Not all businesses are closed during this pandemic. Some essential businesses remain open and some essential workers may occasionally enter office spaces to administer payroll, cut checks, etc. One thing we have learned is that the COVID-19 virus can remain on hard surfaces, like a doorknob, phone or keyboard for days.
In 2015, employers had months to prepare for California’s paid sick leave program. Oh, how times have changed. Now, employers are trying to figure out how to comply with two new emergency leave laws since COVID 19. The emergency paid sick leave (EPSL) and emergency family medical leave (EFLMLA), under the Families First Coronavirus Response Act (FFCRA) both went into effect on April 1, 2020.
As leaders, many of us have felt “lonely at the top.” Isolated when we feel we cannot share our concerns or fears with others in the company. As COVID-19 sweeps across the world, it cultivates a ripple effect of loneliness in the workforce.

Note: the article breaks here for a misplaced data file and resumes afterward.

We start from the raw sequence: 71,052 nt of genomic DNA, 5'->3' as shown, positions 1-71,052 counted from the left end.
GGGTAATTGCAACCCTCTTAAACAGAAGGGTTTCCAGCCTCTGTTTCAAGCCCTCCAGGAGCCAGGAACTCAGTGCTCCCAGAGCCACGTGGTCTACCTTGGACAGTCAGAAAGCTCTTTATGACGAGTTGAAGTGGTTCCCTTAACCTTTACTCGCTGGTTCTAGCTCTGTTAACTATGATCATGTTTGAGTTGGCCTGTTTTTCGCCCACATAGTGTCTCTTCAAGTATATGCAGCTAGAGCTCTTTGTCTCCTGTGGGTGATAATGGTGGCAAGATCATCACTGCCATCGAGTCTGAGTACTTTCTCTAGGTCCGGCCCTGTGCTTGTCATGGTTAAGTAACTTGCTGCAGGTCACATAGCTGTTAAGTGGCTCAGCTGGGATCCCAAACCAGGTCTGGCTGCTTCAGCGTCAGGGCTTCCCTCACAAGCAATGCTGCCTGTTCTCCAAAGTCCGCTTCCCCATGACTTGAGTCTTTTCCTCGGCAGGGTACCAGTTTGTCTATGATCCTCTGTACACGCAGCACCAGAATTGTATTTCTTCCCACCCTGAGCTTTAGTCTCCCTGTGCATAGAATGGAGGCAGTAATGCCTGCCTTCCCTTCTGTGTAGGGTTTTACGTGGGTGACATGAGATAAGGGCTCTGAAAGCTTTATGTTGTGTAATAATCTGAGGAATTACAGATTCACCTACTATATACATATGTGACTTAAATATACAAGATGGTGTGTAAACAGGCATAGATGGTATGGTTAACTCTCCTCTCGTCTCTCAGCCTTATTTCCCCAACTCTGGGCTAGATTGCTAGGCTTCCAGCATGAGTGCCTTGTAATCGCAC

On March 18, the federal government approved the Families First Coronavirus Response Act (FFCRA). The new law takes effect on April 1, 2020 and ends on December 31, 2020. There is no retroactive effect.
Who thought we would ever say this to our neighbors or our co-workers? Yet, these are unprecedented times that are requiring us to do just that. Stress and anxiety go hand-in-hand with all of the news we are hearing about COVID-19 from around the world. All of these reports about the illness and death caused by coronavirus can be hard to take.
When there is a slowdown in your business or you are mandated to cease or significantly limit operations, what options do you have to reduce your overhead? Keep in mind, a combination of the options below may be necessary depending on the needs of your business.
Remote work may be an option or, in times of emergency, a requirement. The following checklist contain some items to consider in order to create a remote work plan. Following the checklist is an article on remote work and security and trade secret/confidentiality concerns.